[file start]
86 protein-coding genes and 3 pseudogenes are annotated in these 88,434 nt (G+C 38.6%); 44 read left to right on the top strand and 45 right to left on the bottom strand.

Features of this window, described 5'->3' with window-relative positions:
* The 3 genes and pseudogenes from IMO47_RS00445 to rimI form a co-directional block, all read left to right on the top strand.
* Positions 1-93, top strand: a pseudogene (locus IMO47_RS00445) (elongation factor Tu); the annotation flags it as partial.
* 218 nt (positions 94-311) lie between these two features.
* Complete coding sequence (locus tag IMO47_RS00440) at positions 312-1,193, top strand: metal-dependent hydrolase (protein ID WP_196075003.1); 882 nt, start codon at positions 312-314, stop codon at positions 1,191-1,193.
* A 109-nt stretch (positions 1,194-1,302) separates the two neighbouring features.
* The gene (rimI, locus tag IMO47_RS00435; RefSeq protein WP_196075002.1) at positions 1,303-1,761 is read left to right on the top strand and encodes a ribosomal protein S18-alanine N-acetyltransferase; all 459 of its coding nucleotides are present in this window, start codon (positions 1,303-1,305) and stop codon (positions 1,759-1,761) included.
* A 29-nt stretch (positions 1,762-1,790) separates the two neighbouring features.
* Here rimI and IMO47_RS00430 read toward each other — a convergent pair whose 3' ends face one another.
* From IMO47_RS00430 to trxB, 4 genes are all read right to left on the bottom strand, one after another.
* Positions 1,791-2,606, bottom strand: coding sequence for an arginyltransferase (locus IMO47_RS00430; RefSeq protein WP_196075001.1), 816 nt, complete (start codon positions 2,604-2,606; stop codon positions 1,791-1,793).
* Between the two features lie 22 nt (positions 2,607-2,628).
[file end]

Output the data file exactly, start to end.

86 protein-coding genes and 3 pseudogenes are annotated in these 88,434 nt (G+C 38.6%); 44 read left to right on the top strand and 45 right to left on the bottom strand.

Features of this window, described 5'->3' with window-relative positions:
* The 3 genes and pseudogenes from IMO47_RS00445 to rimI form a co-directional block, all read left to right on the top strand.
* Positions 1-93, top strand: a pseudogene (locus IMO47_RS00445) (elongation factor Tu); the annotation flags it as partial.
* 218 nt (positions 94-311) lie between these two features.
* Complete coding sequence (locus tag IMO47_RS00440) at positions 312-1,193, top strand: metal-dependent hydrolase (protein ID WP_196075003.1); 882 nt, start codon at positions 312-314, stop codon at positions 1,191-1,193.
* A 109-nt stretch (positions 1,194-1,302) separates the two neighbouring features.
* The gene (rimI, locus tag IMO47_RS00435; RefSeq protein WP_196075002.1) at positions 1,303-1,761 is read left to right on the top strand and encodes a ribosomal protein S18-alanine N-acetyltransferase; all 459 of its coding nucleotides are present in this window, start codon (positions 1,303-1,305) and stop codon (positions 1,759-1,761) included.
* A 29-nt stretch (positions 1,762-1,790) separates the two neighbouring features.
* Here rimI and IMO47_RS00430 read toward each other — a convergent pair whose 3' ends face one another.
* From IMO47_RS00430 to trxB, 4 genes are all read right to left on the bottom strand, one after another.
* Positions 1,791-2,606, bottom strand: coding sequence for an arginyltransferase (locus IMO47_RS00430; RefSeq protein WP_196075001.1), 816 nt, complete (start codon positions 2,604-2,606; stop codon positions 1,791-1,793).
* Between the two features lie 22 nt (positions 2,607-2,628).